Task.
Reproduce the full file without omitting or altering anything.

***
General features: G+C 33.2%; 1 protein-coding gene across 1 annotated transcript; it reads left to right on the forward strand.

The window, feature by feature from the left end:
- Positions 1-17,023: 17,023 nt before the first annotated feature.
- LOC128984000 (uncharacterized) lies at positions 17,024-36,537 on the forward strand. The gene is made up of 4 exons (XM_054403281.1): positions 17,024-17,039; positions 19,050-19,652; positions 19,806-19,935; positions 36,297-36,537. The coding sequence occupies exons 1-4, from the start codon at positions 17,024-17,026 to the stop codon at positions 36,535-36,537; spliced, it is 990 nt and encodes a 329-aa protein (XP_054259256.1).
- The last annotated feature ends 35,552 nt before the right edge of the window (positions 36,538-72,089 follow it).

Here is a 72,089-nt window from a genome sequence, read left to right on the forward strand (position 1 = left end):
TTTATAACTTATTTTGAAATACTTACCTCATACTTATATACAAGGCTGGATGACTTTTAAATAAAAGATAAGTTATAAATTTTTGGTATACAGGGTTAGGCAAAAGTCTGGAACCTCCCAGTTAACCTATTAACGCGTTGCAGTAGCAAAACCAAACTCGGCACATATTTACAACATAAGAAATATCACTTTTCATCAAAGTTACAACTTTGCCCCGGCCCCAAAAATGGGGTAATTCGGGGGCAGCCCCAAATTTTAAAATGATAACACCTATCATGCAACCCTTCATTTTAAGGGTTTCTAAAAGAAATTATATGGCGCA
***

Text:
General features: G+C 33.2%; 1 protein-coding gene across 1 annotated transcript; it reads left to right on the forward strand.

The window, feature by feature from the left end:
- Positions 1-17,023: 17,023 nt before the first annotated feature.
- LOC128984000 (uncharacterized) lies at positions 17,024-36,537 on the forward strand. The gene is made up of 4 exons (XM_054403281.1): positions 17,024-17,039; positions 19,050-19,652; positions 19,806-19,935; positions 36,297-36,537. The coding sequence occupies exons 1-4, from the start codon at positions 17,024-17,026 to the stop codon at positions 36,535-36,537; spliced, it is 990 nt and encodes a 329-aa protein (XP_054259256.1).
- The last annotated feature ends 35,552 nt before the right edge of the window (positions 36,538-72,089 follow it).

Here is a 72,089-nt window from a genome sequence, read left to right on the forward strand (position 1 = left end):
TTTATAACTTATTTTGAAATACTTACCTCATACTTATATACAAGGCTGGATGACTTTTAAATAAAAGATAAGTTATAAATTTTTGGTATACAGGGTTAGGCAAAAGTCTGGAACCTCCCAGTTAACCTATTAACGCGTTGCAGTAGCAAAACCAAACTCGGCACATATTTACAACATAAGAAATATCACTTTTCATCAAAGTTACAACTTTGCCCCGGCCCCAAAAATGGGGTAATTCGGGGGCAGCCCCAAATTTTAAAATGATAACACCTATCATGCAACCCTTCATTTTAAGGGTTTCTAAAAGAAATTATATGGCGCA